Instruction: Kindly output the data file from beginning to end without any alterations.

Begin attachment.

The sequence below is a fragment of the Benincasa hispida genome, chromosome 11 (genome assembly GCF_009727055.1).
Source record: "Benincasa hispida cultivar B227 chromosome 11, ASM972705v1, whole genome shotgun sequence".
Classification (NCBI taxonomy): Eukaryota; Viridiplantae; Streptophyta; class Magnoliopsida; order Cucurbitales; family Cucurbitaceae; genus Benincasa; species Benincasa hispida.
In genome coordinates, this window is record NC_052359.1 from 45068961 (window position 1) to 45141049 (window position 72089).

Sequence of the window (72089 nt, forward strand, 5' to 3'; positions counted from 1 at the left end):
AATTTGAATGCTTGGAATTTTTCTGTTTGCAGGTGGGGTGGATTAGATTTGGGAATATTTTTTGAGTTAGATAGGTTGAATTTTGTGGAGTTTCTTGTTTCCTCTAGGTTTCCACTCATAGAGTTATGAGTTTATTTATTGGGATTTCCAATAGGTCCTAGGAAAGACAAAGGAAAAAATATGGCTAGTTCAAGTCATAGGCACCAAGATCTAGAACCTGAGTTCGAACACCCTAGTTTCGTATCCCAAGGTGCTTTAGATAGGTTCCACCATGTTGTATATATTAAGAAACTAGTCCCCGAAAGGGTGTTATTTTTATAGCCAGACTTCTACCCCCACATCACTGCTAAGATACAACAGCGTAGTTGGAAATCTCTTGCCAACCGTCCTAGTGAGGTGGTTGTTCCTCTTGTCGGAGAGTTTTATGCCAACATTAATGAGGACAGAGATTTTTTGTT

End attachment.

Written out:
The sequence below is a fragment of the Benincasa hispida genome, chromosome 11 (genome assembly GCF_009727055.1).
Source record: "Benincasa hispida cultivar B227 chromosome 11, ASM972705v1, whole genome shotgun sequence".
Classification (NCBI taxonomy): Eukaryota; Viridiplantae; Streptophyta; class Magnoliopsida; order Cucurbitales; family Cucurbitaceae; genus Benincasa; species Benincasa hispida.
In genome coordinates, this window is record NC_052359.1 from 45068961 (window position 1) to 45141049 (window position 72089).

Sequence of the window (72089 nt, forward strand, 5' to 3'; positions counted from 1 at the left end):
AATTTGAATGCTTGGAATTTTTCTGTTTGCAGGTGGGGTGGATTAGATTTGGGAATATTTTTTGAGTTAGATAGGTTGAATTTTGTGGAGTTTCTTGTTTCCTCTAGGTTTCCACTCATAGAGTTATGAGTTTATTTATTGGGATTTCCAATAGGTCCTAGGAAAGACAAAGGAAAAAATATGGCTAGTTCAAGTCATAGGCACCAAGATCTAGAACCTGAGTTCGAACACCCTAGTTTCGTATCCCAAGGTGCTTTAGATAGGTTCCACCATGTTGTATATATTAAGAAACTAGTCCCCGAAAGGGTGTTATTTTTATAGCCAGACTTCTACCCCCACATCACTGCTAAGATACAACAGCGTAGTTGGAAATCTCTTGCCAACCGTCCTAGTGAGGTGGTTGTTCCTCTTGTCGGAGAGTTTTATGCCAACATTAATGAGGACAGAGATTTTTTGTT